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Chip Hale on Nationals' Max Scherzer: "He looked like he was pitching in a tie game or a one-run game."

Washington Nationals' skipper Matt Williams, Arizona Diamondbacks' manager Chip Hale and Max Scherzer talked after last night's game about the Nats' right-hander's approach on the mound in what was a 10-0 game before he came out for the second...

Mark J. Rebilas-USA TODAY Sports

Max Scherzer took the mound on Monday night in Arizona's Chase Field with a 4-0 lead courtesy of a solo home run by Denard Span and a three-run blast by Ryan Zimmerman, but the Washington Nationals' 30-year-old right-hander wasn't taking anything for granted.

Scherzer cruised through a quick, seven-pitch, seven-strike, 1-2-3 first and by the time he came out for the second inning, the Nats were up 10-0, having knocked Diamondbacks' starter Josh Collmenter out after just 1 ⅓ IP.

You would never have known the score by the way Scherzer was pitching, however, as D-Backs' skipper Chip Hale said after what ended up an 11-1 loss for the home team.

"He looked like he was pitching in a tie game or a one-run game. That looked like his mindset out there. He was going after our guys. -D-Backs' skipper Chip Hale on Max Scherzer

"What I was saying on the bench was he looked like he was pitching in a tie game or a one-run game," Hale told reporters.

"That looked like his mindset out there. He was going after our guys. He was using his breaking ball well and obviously he's got a knockout changeup."

"It's easy to let your guard down," Nats' skipper Matt Williams said when asked about pitching in a blowout.

"We're all human. He doesn't do that though. He competes every time he goes out there for an inning, regardless of score, situation, whatever it is. He just competes."

"He just competes every time he goes out there regardless of how many pitches he's got or what inning it is."

"'You can’t pitch to the scoreboard,'" Scherzer told reporters, including Washington Post writer James Wagner, after the game.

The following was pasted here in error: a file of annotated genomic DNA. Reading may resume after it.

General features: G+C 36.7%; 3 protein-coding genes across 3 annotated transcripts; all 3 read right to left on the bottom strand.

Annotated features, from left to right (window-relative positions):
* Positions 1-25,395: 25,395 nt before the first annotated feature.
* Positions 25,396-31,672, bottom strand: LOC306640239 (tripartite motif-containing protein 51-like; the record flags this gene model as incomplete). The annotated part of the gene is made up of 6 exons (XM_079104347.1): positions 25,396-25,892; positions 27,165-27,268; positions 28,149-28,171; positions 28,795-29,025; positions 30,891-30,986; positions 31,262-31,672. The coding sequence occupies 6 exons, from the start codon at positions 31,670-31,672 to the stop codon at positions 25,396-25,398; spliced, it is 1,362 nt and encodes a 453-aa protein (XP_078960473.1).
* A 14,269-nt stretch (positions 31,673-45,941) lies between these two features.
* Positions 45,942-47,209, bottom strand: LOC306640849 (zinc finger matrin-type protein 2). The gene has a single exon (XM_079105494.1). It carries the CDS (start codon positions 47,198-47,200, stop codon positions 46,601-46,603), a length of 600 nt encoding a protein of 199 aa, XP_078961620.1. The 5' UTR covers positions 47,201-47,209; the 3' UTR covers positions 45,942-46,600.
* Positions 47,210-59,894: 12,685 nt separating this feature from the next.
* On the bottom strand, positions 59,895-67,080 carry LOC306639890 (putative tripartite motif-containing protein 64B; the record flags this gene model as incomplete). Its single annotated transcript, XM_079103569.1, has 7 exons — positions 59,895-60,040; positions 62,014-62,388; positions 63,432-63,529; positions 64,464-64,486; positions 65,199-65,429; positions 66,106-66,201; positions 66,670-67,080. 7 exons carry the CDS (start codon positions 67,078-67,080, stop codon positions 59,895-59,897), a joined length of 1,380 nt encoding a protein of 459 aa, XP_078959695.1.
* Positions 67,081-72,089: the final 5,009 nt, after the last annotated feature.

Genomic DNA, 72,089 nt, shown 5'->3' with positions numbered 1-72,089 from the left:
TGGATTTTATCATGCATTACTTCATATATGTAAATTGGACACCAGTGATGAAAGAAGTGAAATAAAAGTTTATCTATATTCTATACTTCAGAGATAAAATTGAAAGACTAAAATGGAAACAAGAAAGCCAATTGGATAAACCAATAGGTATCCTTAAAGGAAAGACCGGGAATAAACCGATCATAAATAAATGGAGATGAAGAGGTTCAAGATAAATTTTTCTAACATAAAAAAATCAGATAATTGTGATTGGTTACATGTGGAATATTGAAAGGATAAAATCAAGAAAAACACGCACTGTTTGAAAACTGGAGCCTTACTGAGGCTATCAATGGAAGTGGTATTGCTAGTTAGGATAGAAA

"'You’ve got to treat it like a 0-0 game. The old tale is give them fastballs because you’re just trying to get through the lineup. But it’s actually no. You’ve got to still pitch.'"

Williams, who managed Scherzer at one point in Arizona's '06 1st Round pick's time in the D-Backs' minor league system and was a coach with the Diamondbacks in the right-hander's second major league season in 2009, was asked what, if any, differences he saw in Scherzer now as compared to the pitcher he was back then?

"I just think he understands himself," Williams said. "He knows that he's got multiple pitches now to get guys out. Before it was a blazing fastball and a slider to go along with it.

"Now he's got a change, he throws a curveball every once in a while, and he can pick spots. Throws it where he wants to, gets ahead, which is key for him.

"The guy we saw early in his career was a bunch of pitches early, and going right after guys, but now he's got the ability to feel a strike and that's why he's at where he's at."

Where Scherzer's at, is (3-3) after last night's win with a 1.99 ERA, 2.20 FIP, six walks (1.09 BB/9) and 55 Ks (9.97 K/9) after seven starts and 49 ⅔ IP in his first season in Washington after signing a 7-year/$210M free agent deal.

After taking the loss in three of his first four starts, Scherzer's back to .500 after seven outings and with the exception of the five runs he gave up against Miami during last week's matchup with the Marlins (with 3 of the ER coming on a Giancarlo Stanton bomb), he's allowed 2 ERs or less in six of seven starts this season.

"Early on our defense let him down a couple times," Williams said. "But he gives us a chance to win every time he goes out there."